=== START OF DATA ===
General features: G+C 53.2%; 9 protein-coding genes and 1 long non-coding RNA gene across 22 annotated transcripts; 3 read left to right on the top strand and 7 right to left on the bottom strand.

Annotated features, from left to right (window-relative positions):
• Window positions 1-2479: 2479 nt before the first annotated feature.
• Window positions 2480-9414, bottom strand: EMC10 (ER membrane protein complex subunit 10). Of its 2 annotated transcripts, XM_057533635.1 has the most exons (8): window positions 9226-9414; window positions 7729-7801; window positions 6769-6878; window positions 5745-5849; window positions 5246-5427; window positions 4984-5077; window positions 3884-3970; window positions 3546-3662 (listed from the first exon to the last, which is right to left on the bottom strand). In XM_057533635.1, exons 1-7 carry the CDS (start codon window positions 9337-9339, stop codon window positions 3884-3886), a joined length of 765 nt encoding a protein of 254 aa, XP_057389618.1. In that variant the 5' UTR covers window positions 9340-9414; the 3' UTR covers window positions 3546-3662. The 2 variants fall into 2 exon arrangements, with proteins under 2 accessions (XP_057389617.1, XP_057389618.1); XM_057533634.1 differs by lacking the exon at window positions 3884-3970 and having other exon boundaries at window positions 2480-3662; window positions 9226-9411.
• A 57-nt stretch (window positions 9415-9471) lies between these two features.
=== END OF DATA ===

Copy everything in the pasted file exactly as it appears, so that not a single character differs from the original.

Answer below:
General features: G+C 53.2%; 9 protein-coding genes and 1 long non-coding RNA gene across 22 annotated transcripts; 3 read left to right on the top strand and 7 right to left on the bottom strand.

Annotated features, from left to right (window-relative positions):
• Window positions 1-2479: 2479 nt before the first annotated feature.
• Window positions 2480-9414, bottom strand: EMC10 (ER membrane protein complex subunit 10). Of its 2 annotated transcripts, XM_057533635.1 has the most exons (8): window positions 9226-9414; window positions 7729-7801; window positions 6769-6878; window positions 5745-5849; window positions 5246-5427; window positions 4984-5077; window positions 3884-3970; window positions 3546-3662 (listed from the first exon to the last, which is right to left on the bottom strand). In XM_057533635.1, exons 1-7 carry the CDS (start codon window positions 9337-9339, stop codon window positions 3884-3886), a joined length of 765 nt encoding a protein of 254 aa, XP_057389618.1. In that variant the 5' UTR covers window positions 9340-9414; the 3' UTR covers window positions 3546-3662. The 2 variants fall into 2 exon arrangements, with proteins under 2 accessions (XP_057389617.1, XP_057389618.1); XM_057533634.1 differs by lacking the exon at window positions 3884-3970 and having other exon boundaries at window positions 2480-3662; window positions 9226-9411.
• A 57-nt stretch (window positions 9415-9471) lies between these two features.